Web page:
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Snam looks to data science for improved gas transport

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Snam looks to data science for improved gas transport
Snam is focused on effective implementation of digital technologies to progress from preventative to predictive approaches to asset integrity management (Photo: Snam Rete Gas)
  • Data is a strategic asset for the Italian gas network operator

  • It is investing EUR200-plus million in a future driven by digitalization

  • The company is open to collaboration with technology partners

  • It is willing to provide high-tech advisory partnerships to worldwide gas operators through its new Global Solutions business unit

Gas transmission system operators (TSOs) are keenly tracking advances in machine learning, artificial intelligence, the industrial Internet of Things and augmented reality to achieve safer and more efficient operations.

Some are starting or planning to integrate these digital technologies into more sophisticated data gathering, analysis and visualization systems to maintain, repair and operate their networks.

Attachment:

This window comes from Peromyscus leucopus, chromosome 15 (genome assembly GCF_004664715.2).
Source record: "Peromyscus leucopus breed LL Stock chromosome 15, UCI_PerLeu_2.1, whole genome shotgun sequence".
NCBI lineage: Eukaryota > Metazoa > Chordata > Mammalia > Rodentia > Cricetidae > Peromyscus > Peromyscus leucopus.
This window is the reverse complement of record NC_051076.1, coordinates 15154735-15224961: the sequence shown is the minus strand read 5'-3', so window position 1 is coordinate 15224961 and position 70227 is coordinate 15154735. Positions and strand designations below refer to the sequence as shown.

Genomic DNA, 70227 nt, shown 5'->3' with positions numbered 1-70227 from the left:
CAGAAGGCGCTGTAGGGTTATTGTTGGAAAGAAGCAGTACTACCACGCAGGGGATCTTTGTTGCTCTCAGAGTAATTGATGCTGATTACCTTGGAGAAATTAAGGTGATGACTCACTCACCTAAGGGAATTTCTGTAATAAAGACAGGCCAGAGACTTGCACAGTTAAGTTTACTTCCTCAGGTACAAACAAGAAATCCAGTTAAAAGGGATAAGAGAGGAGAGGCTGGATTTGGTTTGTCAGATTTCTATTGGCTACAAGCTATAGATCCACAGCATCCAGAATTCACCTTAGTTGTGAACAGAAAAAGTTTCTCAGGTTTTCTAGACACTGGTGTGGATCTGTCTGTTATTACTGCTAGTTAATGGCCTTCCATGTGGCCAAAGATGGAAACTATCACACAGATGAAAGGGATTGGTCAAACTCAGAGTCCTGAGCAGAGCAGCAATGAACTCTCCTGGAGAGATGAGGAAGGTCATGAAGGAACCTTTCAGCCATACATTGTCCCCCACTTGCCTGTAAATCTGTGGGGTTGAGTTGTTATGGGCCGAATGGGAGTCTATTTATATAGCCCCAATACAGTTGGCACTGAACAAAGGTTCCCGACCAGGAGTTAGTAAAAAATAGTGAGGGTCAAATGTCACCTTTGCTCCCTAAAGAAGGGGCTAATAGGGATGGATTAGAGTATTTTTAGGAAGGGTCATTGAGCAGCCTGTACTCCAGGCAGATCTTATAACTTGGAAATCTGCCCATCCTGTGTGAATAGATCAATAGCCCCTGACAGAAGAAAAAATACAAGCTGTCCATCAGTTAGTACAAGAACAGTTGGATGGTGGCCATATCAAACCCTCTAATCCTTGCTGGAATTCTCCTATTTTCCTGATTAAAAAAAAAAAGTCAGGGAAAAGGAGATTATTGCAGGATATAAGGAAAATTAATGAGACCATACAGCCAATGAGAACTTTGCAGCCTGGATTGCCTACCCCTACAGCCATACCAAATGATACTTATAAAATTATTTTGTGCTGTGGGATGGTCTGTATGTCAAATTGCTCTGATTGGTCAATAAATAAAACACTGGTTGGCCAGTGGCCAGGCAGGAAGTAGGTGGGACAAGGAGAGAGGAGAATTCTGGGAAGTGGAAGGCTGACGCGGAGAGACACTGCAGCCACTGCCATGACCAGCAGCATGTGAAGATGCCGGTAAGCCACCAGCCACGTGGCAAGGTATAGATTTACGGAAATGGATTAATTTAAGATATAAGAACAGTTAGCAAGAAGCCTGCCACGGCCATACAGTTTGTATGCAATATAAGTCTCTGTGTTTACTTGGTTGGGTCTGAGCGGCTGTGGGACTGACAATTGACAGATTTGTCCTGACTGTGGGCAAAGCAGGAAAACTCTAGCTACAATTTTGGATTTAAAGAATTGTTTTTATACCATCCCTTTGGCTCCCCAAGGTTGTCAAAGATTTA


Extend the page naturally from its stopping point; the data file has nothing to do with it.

This is a strategic response to market demand, energy policy, regulatory requirements – including safety and security controls – and decarbonization targets, according to Andrea Stegher, vice president of corporate strategy for Snam, the Italian gas infrastructure player. Snam is active in transmission through TSO Snam Rete Gas, underground gas storage (Stogit), and regasification (GNL Italia). “Our customers are demanding more real-time data as balancing gas networks becomes more sophisticated,” Stegher said.

He describes Snam Rete Gas as a capacity and service provider whose data are crucial to its clients: “We are data managers. Data is a strategic asset for us. Everything that our IT systems manage is about optimizing internal efficiency and providing an effective service and information to clients.”

A major IT challenge

Such systems need to handle increasing complexity. Snam Rete Gas operates the most extensive gas transmission system on the European continent. In Italy, its network (figure 1) includes 32,000-plus kilometres (km) of high and medium pressure pipelines over widely complex geology and topography. There are 2,900 remote-monitored plants and 7,000 directly connected exit points for gas. In every 60 second-cycle, up to 25,000 gas measurements can be directly updated by a state-of-the-art dispatching centre located by Snam headquarters and with four people per shift controlling the whole network.